Advanced manufacturing will be the cornerstone of Britain’s future economy
This year marks the 10th birthday of the high value manufacturing catapult, a project to help companies of all sizes commercialise their cutting-edge ideas by giving them access to world class facilities, scientists and technology. British manufacturing and innovation is the future of our economy and it is now the largest advanced manufacturing research capability in the whole of Europe.
The catapult covers a huge range of strategic industries, from nclear to hydrogen storage, aerospace to automotive, agriculture to pharma. The highlight of the last year was being the driving force co-ordinating industry efforts to deliver 13,437 ventilators to the NHS at a time when Covid-19 threatened to overwhelm the healthcare system.
The Catapult’s annual report, published yesterday, shows that in the toughest of all years, we worked with nearly 5,900 industrial partners – up 27 per cent on 2019-20 – and 2,234 commercial projects, excluding a further 261 with academic institutions. What is important is that the advanced manufacturing sector addresses the challenges of the next decade – from climate change to the digital transformation of the economy.
The UK needs to become an industrial superpower once more, increasing the size of the manufacturing economy from £220bn to £400bn by 2030. R&D expenditure in manufacturing and engineering will need to double in that time, while 40 megatons of greenhouse gas emissions must be removed from the sector if it is to support the charge to net zero.
The catapult specifically aims to support 20,000 SMEs by the end of the decade, helping them grow to mid-cap size. Our centres will bring 10,000 products to market. This will attract overseas investment, regenerating the regions where our centres and skilled scientists, engineers and researchers are based. Inward investment is currently £35bn; it should be 10 times that number.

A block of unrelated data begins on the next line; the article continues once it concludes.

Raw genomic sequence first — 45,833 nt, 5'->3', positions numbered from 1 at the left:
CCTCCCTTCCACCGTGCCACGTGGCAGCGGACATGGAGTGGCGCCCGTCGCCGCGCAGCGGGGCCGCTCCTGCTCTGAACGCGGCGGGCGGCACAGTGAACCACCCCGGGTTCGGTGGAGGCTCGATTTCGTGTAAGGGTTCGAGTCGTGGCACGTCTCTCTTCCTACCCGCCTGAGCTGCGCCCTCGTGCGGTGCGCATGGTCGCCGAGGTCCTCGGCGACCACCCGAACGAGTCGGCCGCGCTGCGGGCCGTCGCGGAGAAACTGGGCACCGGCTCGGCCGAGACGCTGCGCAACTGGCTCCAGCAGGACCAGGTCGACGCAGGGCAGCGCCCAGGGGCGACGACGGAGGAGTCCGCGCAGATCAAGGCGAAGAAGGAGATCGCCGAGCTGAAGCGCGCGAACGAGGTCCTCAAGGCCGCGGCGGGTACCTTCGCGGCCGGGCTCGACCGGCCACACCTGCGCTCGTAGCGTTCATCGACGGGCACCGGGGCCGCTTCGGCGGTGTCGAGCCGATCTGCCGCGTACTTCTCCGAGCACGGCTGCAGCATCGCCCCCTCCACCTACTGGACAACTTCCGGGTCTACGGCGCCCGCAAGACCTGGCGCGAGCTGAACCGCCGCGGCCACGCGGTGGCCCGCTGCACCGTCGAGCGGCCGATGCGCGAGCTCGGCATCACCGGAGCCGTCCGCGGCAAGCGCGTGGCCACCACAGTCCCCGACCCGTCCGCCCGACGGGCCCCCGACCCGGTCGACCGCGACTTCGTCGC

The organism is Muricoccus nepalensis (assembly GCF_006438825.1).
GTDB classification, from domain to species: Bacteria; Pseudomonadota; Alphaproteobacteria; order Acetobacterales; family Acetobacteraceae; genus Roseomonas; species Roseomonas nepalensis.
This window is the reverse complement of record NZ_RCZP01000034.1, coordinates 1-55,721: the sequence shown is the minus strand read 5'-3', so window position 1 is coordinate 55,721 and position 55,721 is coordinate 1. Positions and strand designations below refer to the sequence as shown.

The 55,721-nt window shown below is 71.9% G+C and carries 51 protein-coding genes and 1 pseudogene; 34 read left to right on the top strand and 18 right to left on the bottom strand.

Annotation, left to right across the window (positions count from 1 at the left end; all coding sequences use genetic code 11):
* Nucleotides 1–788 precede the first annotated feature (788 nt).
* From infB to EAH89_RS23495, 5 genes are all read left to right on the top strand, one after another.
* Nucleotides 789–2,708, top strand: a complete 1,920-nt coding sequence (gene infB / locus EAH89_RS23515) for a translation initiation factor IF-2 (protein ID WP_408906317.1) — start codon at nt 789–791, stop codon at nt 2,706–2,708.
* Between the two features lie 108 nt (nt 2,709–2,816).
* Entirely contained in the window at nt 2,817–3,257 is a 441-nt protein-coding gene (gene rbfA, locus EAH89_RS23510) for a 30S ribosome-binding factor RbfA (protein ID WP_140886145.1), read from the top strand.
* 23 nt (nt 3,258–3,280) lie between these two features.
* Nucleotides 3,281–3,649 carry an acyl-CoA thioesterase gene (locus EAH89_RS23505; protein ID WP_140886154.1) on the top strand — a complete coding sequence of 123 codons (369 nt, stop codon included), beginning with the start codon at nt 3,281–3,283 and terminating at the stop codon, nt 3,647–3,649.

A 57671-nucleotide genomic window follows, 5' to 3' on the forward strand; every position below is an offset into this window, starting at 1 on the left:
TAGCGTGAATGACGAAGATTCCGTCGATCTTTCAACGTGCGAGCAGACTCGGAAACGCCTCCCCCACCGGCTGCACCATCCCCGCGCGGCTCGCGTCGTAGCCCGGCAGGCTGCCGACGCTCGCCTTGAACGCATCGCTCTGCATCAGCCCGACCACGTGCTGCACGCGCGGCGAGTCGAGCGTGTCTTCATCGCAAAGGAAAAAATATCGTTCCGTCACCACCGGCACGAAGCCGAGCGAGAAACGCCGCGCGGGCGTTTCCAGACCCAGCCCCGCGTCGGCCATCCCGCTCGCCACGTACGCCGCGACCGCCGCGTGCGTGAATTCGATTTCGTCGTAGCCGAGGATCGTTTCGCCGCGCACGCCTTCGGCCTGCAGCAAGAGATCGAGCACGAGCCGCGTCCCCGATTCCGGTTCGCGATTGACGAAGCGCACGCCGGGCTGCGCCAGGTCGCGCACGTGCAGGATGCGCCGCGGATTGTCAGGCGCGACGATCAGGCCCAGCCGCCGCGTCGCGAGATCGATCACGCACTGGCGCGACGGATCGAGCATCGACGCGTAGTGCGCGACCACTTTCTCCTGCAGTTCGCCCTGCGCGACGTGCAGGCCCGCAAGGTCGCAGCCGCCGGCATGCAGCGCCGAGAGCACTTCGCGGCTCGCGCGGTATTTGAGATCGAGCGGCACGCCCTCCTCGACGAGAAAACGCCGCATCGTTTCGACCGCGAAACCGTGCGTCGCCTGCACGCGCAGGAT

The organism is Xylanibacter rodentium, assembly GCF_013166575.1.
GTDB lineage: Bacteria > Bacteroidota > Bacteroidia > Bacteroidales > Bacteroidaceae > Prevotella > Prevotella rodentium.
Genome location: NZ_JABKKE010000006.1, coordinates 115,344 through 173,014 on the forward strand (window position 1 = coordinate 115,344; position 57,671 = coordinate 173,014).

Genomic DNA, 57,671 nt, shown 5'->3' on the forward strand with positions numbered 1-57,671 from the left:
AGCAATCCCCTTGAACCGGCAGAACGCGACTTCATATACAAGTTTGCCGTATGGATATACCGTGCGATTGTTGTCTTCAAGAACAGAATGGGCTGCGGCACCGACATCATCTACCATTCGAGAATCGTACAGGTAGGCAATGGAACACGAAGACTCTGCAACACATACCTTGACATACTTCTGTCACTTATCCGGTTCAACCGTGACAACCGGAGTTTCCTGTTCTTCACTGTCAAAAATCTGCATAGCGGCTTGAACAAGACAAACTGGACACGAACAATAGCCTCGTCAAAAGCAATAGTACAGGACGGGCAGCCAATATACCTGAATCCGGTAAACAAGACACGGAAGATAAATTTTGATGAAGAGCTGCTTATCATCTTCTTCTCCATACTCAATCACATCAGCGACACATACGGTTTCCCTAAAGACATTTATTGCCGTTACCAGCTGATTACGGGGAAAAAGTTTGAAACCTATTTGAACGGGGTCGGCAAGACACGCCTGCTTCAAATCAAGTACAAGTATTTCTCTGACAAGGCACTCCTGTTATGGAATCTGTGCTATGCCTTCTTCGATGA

A generation ago Orgreave, near Rotherham was the centre of violent industrial relations disputes; eventually, the colliery and coking plant were left abandoned. Today, 100 thriving businesses employing 2,000 people have been built around the Advanced Manufacturing Research Centre, the specialisms of which include robotics, augmented reality and composites manufacturing.
Developing the necessary and specific skills needed for the future economy will be a centrepiece over bolstering manufacturing in the UK. The pandemic has shown that society can only tackle major external threats – be they disease, conflict or environmental – through the talent, determination and adaptability of our people. The target for the catapult is to – directly or indirectly – upskill or train 200,000 engineers by 2030.
The next step is to work with government, academia and business to develop a detailed blueprint to achieve these heady ambitions. This plan will include the development of national carbon accounting standards, the identification of supply chain gaps, and the creation of a standard set of services at our centres that can be accessed by any technology-driven company in the UK.
The Intergovernmental Panel on Climate Change’s report yesterday was yet another reminder of the responsibility that industries have to protect the environment. For us, that will come through the digitisation of manufacturing processes and the development of sustainable new products, which we will showcase at the international mega-meeting, COP26 in November.
The past 10 years were vitally important – ministers’ decision to prioritise advanced manufacturing as a strategic industry has been vindicated. The foundations have been built, the tone set, and thousands of businesses and our smartest people have benefitted.
The next decade will see even greater challenges. But, with those issues comes the tremendous opportunity for the UK to lead the world in developing sophisticated technology that improves lives everywhere.